Tue, Jun 11, 2019 - Page 1 News List

Military planes to be used in case of an airline strike

By Shelley Shan  /  Staff reporter

Deputy Minister of Transportation and Communications Wang Kwo-tsai answers questions at the ministry’s office in Taipei yesterday.

Photo: Hsiao Yu-hsin, Taipei Times

Deputy Minister of Transportation and Communications Wang Kwo-tsai (王國材) yesterday said that a ministry plan to use military aircraft to carry residents of outlying islands is not designed to help EVA Airways Corp (長榮航空) management in its negotiations with flight attendants who are organizing a strike, but rather to prevent passengers from being stranded due to the labor dispute.

EVA flight attendants who are members of the Taoyuan Flight Attendants’ Union on Friday secured the right to organize a strike.

The union said that when and if union members go on strike would depend on the airline management’s attitude.

The ministry should not ask for the military’s assistance to deploy C-I30 aircraft to carry residents of outlying islands, as the move would only cause the airline to toughen its stance in the negotiations, it said.

Wang said in an interview with reporters before the ministry convened an emergency response meeting last night that Uni Air (立榮航空), an affiliate of EVA Airways, is the exclusive operator of Taipei-Lienchiang (Matsu) flight services and also flies to Kinmen and Penghu.

The ministry is obligated to ensure that the transportation of residents of outlying islands would continue despite the strike, he said.

“We are not helping the airline’s management, but you cannot leave passengers stranded at airports,” he said.

Among Uni Air’s 4,000 flight attendants, approximately 1,400 have said they are willing to work during the strike, he said, adding that they would be deployed to work in domestic flight services first.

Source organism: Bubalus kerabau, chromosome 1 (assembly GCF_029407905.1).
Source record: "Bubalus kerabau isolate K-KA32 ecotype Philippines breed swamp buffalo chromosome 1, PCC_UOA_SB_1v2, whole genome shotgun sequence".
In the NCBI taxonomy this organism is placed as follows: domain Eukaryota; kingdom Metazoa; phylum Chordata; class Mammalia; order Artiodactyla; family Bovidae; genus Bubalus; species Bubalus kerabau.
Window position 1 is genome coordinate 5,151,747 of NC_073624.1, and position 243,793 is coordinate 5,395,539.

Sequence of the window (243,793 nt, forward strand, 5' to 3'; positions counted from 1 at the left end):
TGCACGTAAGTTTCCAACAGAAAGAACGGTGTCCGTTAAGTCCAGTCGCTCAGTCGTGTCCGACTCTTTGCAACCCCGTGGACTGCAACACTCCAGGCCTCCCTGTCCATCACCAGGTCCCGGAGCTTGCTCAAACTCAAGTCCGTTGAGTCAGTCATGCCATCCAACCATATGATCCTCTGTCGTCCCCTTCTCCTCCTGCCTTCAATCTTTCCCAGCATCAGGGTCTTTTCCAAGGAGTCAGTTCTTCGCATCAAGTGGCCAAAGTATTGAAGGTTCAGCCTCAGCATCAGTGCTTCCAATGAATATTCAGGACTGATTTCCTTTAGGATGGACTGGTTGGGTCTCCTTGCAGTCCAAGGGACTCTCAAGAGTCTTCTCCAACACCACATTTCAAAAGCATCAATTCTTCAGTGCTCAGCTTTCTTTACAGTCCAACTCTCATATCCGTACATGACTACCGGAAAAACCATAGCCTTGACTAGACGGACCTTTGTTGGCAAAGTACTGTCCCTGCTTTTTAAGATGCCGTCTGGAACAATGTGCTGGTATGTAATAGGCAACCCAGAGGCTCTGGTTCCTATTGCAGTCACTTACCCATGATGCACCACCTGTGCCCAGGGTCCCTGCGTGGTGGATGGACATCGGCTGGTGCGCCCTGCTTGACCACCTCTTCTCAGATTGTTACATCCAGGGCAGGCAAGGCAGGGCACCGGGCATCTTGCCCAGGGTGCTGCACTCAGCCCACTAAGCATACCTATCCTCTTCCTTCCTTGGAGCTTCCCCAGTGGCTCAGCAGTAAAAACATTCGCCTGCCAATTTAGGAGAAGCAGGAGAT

The ministry would also engage shipping carriers and military aircraft to ferry passengers heading to or returning from outlying islands to support regional flights, Wang said.

Passengers boarding the military aircraft would still pay a fare of NT$1,000, he added.

The focus of the meeting was to identify the resources that the ministry can use if the union does go on strike, Wang said.

EVA has 85 international flight services, and the ministry would ascertain how many of the flights can be temporarily taken over by China Airlines Ltd (中華航空) or other members of Star Alliance, of which EVA is a member, he said.

Based on the division of labor laid out by the Executive Yuan, the Ministry of Labor is in charge of arbitrating the dispute between EVA and its flight attendants, while the Ministry of Transportation and Communications is in charge of emergency response measures to minimize the impact of a strike, Wang said.

Negotiations hit an impasse as both sides continue to disagree on issues related to the “free-riders’ clause” and the appointment of a board director to represent labor, he added.

“We hope that they understand that we respect their right to hold strikes, but passengers are innocent,” he said.

“We have to prepare all emergency response measures. Hopefully, we would not have to use any of them,” Wang said.

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